Latest Articles in Designer

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A BoConcept Makeover

When we moved into an Edwardian apartment in San Francisco's Mission District four years ago, we trucked in our furniture, set the pieces where we thought they made sense, and haven't changed much since then. So when BoConcept reached out to tell me about a new service they were offering—in-home design consultations—I jumped on the chance to gain some new perspective on my living space. One afternoon Caroline Krogh-Jensen, owner of two San Francisco stores, and Christopher Stanley, senior design consultant, met me in my apartment to discuss my style, desires for my living space, and to take a slew of measurements. Then they went off to their studio to concoct two fantasy proposals: what they'd do with my living room and adjacent parlor/dining room with an imaginary $12,000 (they called this option "Keeping it Real") and also what they'd do with $23,000 ("The Works"). This was a floor-to-ceiling overhaul, including rugs, light fixtures, and all furniture—working around an existing fireplace and large painting. The full experience costs $150—which is actually a credit toward a future BoConcept purchase. Here's what the team came up with.
July 11, 2011
Photo by Sayamon Riddang, Bailey/Gardiner Creative.

Free Design Advice!

Good professional design advice don't come cheap—but for two days at Dwell on Design in Los Angeles, it comes free! This coming weekend, Saturday June 25 and Sunday June 26, at the Los Angeles Convention Center, Architizer is sponsoring free intensive 40-minute design clinics with experienced architects, designers, and landscape architects from nine firms. All you have to do is sign up for a time slot, describing your "architectural malady" and stating some preferred day to meet. (You also need to have purchased a ticket to Dwell on Design).
June 23, 2011
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Hotel Jules, Paris

One of my favorite discoveries on my trip to Paris earlier this year was the Hotel Jules, a chic and relatively affordable 100-room hotel on Rue La Fayette in the 9th arrondissement—walkable to Montmartre, to the Opera Garnier, to the Champs-Elysées, and to Paris' famous department stores. According to Grace Leo, chairman and C.E.O. of G.L.A Hotels (which operates and manages the Jules): "I wished to create a place that was cool, funky, chic and at the same time did not get an 'attitude,' which is the trap so many fashionable hotels can fall into (especially in this city). The added plus was that this area is becoming a real desirable area for Parisians to live in again after several years of being dormant." The place was renovated by French interior designer Tristan Auer, and the style is a deliberate mix of 70's funkiness and 50's and 60's kitsch. I found the hotel exceedingly comfortable, stylish, and down-to-earth, with surprisingly creative design solutions peppered throughout. Click through the slideshow for details!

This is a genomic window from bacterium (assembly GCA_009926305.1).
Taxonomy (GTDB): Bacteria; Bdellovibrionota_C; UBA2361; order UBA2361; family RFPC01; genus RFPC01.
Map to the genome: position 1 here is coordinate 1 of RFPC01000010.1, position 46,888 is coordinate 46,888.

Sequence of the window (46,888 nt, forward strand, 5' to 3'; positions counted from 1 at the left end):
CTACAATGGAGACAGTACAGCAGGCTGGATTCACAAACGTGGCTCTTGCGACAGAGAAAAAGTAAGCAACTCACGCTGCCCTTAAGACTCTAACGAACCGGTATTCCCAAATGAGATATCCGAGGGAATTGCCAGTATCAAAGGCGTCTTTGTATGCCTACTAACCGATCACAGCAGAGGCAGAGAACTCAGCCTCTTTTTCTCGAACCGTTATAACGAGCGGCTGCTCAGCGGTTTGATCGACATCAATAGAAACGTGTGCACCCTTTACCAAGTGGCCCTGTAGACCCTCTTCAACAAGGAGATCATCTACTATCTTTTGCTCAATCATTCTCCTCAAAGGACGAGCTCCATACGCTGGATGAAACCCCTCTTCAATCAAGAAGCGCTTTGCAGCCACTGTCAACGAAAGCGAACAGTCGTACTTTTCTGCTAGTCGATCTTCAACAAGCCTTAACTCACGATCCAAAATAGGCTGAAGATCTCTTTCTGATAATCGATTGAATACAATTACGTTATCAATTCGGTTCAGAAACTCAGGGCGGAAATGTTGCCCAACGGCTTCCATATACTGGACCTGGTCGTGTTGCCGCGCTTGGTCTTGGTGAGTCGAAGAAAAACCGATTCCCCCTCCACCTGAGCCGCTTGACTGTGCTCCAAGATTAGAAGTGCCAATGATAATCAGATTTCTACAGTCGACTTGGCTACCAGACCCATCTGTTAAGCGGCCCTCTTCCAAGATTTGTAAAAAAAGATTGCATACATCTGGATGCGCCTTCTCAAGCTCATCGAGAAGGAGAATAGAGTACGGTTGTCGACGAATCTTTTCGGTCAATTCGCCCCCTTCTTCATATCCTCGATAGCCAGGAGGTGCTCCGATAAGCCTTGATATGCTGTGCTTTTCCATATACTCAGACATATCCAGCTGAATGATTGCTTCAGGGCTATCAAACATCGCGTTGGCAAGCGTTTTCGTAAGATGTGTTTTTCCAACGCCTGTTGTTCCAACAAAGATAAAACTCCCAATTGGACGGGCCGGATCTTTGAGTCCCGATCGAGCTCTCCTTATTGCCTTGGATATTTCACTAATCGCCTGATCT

May 30, 2011
All photos in this post by <a href="">Thor Radford</a> (Radford Creative).

Building the Maxon House: Week 13

In our latest Backstory series, Seattleite Lou Maxon recounts the thrills and trials of ditching the suburbs, buying property, and designing and building a modern house with Tom Kundig of Olson Kundig Architects. Week 13: Kinetic architecture: A tour of Turner Exhibits   Stepping into a space designed by Tom Kundig almost always evokes a sense of wonder. As our design got underway, the firm arranged visits for our family to some of Tom Kundig’s built projects, including Delta Shelter and Chicken Point Cabin. Beyond being artfully designed objects in their respective settings, they both featured examples of Tom Kundig’s passion for kinetic architecture. The Delta Shelter has sliding steel shutters that open and close with the turn of a wheel. Chicken Point Cabin has a massive wall of steel windows that raise and lower, also with the turn of an oversized steel wheel powered by human energy and assisted with an intricate set of spinning Willy Wonka-like gears.   Wonder isn’t a solo venture. Kundig’s projects are the sum of his talent, the collective talent in the firm, and the network of artisans and craftspeople he’s come to know over the years. Early on in our project, Tom reached out to the founder of Turner Exhibits, Phil Turner, to engineer “wonder” for our project. The details of this venture will be disclosed in a later post but today I’d like to take you behind the scenes—to Turner Exhibits, founded in 1987 and today owned by Greg Cain and Steve Groves. The company designs and fabricates kinetic architecture systems and museum-quality exhibits and displays. My son Jack accompanied me on a shop visit to learn more about how they’d engineer kinetic architecture for Maxon House and to get a better understanding of what they do, how they do it, and how we’ll work with them on our project.